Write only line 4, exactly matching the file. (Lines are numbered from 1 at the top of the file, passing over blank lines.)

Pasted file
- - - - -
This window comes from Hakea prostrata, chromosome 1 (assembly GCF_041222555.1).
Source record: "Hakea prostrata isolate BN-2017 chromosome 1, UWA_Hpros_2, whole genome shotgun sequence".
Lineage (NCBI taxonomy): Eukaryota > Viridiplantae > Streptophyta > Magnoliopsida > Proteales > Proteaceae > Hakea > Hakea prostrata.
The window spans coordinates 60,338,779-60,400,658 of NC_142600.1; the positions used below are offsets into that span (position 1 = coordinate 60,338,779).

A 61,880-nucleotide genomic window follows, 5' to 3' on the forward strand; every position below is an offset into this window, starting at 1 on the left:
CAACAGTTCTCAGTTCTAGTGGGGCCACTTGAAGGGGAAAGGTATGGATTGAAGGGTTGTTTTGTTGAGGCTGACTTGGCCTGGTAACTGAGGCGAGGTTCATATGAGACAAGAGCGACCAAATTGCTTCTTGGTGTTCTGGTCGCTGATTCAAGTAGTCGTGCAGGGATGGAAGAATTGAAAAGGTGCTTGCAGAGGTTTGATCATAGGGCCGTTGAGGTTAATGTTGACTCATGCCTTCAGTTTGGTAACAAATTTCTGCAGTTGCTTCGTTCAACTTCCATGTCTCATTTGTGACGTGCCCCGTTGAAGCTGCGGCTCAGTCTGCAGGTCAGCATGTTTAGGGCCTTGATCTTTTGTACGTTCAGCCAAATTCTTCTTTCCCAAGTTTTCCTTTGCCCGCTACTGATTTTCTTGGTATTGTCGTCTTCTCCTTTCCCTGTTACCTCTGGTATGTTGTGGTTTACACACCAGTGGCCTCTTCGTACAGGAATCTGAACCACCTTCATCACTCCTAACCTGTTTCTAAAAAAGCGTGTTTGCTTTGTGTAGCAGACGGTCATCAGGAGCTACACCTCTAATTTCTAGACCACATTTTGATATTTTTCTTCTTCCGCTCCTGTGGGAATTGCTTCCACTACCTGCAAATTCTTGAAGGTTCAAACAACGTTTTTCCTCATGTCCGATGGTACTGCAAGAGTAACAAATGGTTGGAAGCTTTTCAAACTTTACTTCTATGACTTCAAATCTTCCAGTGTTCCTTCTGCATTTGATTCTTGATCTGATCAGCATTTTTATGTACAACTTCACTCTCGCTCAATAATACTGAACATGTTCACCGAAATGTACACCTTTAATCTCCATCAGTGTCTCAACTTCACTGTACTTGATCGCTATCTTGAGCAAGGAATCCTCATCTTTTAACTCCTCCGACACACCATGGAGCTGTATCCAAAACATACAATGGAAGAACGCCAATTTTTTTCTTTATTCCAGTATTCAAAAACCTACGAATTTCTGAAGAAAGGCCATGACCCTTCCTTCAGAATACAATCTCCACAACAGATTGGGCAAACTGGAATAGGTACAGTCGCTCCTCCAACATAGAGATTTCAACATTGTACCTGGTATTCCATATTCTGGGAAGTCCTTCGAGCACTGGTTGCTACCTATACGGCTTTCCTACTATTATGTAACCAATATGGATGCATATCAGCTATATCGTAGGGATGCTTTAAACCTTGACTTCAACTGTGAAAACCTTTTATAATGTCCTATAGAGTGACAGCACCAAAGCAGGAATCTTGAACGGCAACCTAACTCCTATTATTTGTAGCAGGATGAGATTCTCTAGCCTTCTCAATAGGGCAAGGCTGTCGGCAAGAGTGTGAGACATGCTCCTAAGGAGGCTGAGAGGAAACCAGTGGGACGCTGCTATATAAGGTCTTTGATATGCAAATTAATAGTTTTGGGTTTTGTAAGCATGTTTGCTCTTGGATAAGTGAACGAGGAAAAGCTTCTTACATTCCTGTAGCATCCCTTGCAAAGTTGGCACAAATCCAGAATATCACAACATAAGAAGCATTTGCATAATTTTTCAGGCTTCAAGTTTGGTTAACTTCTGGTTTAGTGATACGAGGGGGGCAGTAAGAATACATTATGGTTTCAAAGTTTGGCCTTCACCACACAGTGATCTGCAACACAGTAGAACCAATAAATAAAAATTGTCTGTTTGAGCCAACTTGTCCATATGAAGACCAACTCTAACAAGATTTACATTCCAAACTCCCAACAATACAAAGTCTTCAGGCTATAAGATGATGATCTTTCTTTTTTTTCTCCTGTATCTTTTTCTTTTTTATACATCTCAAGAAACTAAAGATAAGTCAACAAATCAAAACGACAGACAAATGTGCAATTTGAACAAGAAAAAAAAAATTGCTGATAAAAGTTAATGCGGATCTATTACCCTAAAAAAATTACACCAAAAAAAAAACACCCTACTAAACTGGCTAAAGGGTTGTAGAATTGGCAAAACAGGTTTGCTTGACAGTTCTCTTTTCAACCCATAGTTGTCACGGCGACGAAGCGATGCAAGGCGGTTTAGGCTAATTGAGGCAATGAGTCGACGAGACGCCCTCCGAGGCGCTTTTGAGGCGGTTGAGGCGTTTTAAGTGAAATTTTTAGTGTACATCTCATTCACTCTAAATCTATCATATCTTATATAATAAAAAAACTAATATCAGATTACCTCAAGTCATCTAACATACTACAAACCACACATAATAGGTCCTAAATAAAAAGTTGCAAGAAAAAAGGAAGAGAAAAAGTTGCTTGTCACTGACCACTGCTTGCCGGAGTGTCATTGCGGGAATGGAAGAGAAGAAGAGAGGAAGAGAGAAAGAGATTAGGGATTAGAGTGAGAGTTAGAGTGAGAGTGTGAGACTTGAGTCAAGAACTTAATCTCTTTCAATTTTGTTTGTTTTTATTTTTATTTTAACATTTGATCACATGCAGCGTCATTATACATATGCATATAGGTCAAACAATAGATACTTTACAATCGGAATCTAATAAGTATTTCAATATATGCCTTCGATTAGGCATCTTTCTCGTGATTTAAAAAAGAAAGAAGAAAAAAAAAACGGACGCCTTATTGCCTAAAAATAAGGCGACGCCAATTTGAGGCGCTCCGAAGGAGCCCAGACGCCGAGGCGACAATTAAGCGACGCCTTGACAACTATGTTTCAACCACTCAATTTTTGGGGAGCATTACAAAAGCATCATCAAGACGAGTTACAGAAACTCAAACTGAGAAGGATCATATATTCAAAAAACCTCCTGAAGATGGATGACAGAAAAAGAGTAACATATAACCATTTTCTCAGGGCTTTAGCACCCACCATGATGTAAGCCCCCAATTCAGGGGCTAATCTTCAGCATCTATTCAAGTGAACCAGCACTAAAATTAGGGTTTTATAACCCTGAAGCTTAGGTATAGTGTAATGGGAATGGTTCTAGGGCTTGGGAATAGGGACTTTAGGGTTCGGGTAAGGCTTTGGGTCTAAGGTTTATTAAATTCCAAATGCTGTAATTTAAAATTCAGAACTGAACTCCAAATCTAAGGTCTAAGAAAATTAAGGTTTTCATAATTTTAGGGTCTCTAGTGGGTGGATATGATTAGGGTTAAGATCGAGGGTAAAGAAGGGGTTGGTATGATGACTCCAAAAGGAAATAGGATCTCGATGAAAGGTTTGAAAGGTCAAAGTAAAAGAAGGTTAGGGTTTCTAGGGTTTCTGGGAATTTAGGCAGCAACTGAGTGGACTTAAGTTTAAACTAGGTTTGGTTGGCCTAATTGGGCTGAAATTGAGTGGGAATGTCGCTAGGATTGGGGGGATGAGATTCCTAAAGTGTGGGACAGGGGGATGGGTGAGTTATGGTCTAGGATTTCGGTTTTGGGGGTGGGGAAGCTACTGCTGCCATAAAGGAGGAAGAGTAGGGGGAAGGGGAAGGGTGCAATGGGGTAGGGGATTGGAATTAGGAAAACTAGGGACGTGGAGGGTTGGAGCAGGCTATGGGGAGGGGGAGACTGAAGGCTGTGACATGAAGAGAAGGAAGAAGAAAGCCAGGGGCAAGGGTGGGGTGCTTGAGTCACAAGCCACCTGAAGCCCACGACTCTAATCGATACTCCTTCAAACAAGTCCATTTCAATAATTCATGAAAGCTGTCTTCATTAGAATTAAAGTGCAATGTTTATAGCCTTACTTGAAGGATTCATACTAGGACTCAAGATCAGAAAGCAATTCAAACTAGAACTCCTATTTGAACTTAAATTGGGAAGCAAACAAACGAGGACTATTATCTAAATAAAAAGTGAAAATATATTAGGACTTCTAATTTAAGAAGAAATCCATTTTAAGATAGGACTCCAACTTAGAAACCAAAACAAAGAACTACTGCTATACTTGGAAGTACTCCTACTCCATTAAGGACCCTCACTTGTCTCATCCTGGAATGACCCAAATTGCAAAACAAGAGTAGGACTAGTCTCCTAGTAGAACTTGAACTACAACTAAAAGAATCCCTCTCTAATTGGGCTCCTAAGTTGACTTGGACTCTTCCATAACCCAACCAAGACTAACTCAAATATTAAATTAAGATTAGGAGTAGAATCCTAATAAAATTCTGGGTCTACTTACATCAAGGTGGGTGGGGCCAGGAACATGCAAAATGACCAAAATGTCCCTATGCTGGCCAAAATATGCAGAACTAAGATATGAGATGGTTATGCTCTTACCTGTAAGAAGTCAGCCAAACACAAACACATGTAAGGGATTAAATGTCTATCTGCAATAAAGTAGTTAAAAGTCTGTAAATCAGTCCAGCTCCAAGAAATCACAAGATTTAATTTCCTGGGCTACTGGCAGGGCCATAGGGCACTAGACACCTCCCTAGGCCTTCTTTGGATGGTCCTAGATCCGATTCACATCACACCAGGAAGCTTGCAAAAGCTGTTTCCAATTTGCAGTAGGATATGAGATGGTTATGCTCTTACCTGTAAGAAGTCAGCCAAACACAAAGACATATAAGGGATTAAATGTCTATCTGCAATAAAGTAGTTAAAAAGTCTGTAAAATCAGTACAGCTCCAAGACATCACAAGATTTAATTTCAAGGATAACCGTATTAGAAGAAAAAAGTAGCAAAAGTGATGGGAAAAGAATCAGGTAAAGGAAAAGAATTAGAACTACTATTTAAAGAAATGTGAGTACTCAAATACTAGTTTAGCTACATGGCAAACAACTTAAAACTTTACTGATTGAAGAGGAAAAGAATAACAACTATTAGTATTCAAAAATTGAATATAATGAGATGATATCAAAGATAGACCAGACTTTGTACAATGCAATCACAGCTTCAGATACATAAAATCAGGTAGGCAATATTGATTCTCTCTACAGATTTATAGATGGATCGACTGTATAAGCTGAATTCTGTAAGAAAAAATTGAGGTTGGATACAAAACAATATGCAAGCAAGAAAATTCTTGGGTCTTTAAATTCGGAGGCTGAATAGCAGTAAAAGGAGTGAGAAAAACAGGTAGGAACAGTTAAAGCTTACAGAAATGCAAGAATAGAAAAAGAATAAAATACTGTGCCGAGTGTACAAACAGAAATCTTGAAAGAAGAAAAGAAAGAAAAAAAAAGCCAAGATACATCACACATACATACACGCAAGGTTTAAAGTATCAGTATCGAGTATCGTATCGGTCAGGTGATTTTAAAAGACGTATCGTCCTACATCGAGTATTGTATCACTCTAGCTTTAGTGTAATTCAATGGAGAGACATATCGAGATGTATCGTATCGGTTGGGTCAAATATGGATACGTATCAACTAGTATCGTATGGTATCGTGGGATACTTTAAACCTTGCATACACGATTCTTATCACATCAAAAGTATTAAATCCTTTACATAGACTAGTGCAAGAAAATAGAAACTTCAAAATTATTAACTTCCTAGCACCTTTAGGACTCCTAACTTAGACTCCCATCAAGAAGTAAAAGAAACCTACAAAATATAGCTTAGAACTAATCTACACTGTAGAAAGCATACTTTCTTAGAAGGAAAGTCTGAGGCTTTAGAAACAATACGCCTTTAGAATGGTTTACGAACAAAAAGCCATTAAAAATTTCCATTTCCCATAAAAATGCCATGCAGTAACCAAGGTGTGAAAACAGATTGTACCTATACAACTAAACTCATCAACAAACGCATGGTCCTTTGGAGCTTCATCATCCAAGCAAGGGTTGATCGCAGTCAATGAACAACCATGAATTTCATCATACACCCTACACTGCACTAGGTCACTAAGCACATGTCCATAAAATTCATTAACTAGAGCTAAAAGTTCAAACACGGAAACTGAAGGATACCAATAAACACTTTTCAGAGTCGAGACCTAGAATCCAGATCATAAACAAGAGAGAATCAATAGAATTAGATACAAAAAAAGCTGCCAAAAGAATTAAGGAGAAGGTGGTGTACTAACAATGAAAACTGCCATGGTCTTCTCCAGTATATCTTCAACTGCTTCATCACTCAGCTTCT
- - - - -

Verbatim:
The window spans coordinates 60,338,779-60,400,658 of NC_142600.1; the positions used below are offsets into that span (position 1 = coordinate 60,338,779).